Fourth, to avoid global polarization the consumption of both ICT goods and services must be increased. ICT services can be employed in a wide variety of social and economic sectors such as education, health, rural development, business, banking, and manufacturing activities. Thus, fostering knowledge workers and establishing communications infrastructure is consistent, though in conflict resource allocationwise, with basic education and human capital development and with infrastructure spending on rural roads and irrigation. The fundamental development challenges of literacy, basic education, alleviation of poverty and inequality, health, and the rural–urban gap could be addressed by wider ICT adoption, complemented by a variety of critical services to under-served rural and low-income constituencies. Poor countries must foster e-development to complement a wider development strategy to meet basic needs. Based on the extensive and intensive use of ICT, public sector services can be efficiently provided to citizens, business, and to various government departments. The expected benefits are lower transactions costs, greater efficiency in service delivery, more transparent governance, and productivity growth.
Fifth, the challenges to the implementation of such projects should not be underestimated as they require financial and human resources, long-term commitment, intra-government coordination, and public acceptance. ICT cannot be seen as a technological fix to what are essentially social and political problems. At the same time, the economics of ICT suggest that developing countries cannot increase their long-term economy-wide productivity if they remain outside the new economy. The role of the government and other institutions cannot be overemphasized, especially in areas of regulatory reform.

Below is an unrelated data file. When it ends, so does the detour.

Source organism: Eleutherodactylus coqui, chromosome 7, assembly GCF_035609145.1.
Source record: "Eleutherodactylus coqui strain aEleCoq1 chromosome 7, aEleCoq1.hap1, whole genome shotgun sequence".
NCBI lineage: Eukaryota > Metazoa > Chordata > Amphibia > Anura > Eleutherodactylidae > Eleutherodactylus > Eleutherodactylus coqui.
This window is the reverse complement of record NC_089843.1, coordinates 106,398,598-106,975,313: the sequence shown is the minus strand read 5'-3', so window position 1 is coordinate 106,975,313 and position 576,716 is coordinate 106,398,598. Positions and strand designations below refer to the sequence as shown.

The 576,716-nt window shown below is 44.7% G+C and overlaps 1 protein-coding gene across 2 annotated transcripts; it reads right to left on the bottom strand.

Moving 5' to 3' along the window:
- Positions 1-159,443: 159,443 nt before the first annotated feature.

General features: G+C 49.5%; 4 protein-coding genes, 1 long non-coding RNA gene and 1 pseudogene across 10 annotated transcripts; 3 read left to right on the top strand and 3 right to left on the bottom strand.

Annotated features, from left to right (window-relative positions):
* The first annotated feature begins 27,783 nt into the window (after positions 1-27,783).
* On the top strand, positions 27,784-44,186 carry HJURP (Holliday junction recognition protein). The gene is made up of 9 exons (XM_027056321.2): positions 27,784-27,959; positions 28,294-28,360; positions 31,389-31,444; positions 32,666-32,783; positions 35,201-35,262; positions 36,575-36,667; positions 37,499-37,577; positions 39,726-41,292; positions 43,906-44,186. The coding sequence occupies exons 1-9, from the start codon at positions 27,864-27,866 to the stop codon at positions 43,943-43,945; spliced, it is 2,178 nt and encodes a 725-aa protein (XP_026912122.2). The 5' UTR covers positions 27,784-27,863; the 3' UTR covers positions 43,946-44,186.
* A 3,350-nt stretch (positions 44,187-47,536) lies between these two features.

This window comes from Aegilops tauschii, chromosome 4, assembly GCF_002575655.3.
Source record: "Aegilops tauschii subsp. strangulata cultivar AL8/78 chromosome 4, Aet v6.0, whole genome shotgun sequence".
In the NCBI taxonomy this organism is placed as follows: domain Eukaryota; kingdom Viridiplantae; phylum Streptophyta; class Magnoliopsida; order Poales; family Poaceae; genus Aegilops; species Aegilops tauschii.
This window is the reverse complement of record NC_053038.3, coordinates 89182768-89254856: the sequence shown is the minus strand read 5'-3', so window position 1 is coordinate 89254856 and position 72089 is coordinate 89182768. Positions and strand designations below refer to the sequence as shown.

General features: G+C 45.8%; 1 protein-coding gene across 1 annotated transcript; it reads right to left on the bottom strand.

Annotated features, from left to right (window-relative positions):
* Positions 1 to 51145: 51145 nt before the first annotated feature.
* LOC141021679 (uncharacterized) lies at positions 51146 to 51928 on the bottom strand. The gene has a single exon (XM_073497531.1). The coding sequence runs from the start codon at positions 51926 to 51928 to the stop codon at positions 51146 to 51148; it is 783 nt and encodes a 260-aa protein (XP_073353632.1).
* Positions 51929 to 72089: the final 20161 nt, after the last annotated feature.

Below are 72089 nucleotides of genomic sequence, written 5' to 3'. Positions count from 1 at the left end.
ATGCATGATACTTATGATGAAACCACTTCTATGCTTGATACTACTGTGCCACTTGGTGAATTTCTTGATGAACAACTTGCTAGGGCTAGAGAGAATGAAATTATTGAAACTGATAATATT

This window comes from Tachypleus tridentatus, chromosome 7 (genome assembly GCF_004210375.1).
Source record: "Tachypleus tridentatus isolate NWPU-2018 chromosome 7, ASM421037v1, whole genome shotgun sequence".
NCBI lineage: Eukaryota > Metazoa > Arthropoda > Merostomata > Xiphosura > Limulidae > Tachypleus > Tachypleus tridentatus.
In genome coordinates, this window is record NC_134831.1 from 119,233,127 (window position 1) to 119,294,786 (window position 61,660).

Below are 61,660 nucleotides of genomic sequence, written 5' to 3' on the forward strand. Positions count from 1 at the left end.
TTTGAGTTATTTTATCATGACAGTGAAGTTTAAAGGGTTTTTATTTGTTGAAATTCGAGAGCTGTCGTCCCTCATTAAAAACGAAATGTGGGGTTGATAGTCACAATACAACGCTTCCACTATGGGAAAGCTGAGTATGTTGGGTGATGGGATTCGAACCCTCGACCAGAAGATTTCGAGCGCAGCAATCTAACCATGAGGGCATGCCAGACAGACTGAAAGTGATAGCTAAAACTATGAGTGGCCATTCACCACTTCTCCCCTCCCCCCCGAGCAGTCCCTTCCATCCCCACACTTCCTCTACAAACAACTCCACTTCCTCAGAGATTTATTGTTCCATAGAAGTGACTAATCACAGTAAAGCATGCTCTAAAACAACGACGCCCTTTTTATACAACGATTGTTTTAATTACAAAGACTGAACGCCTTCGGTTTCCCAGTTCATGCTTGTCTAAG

Finally, the continued emphasis on knowledge workers, information literacy, and communications infrastructure vital to participating effectively in the new economy also suggests that developing countries must find a political voice at the global level so that they are not excluded from the multilateral negotiations on the emerging global information society. In the end global participation must be complemented by the ensuing ‘good’ governance that is expected to emerge from the widespread adoption of ICT.
Anthony P. D’Costa is Professor of Comparative International Development, University of Washington, Tacoma. He has written on the global and Asian steel, auto, and IT industries. Recently he was an Abe Fellow and author of ‘Long March to Capitalism: Embourgeoisment, Internationalization, and Industrial Transformation in India.’ He edits the ‘Technology, Globalization and Development’ series for Palgrave Macmillan.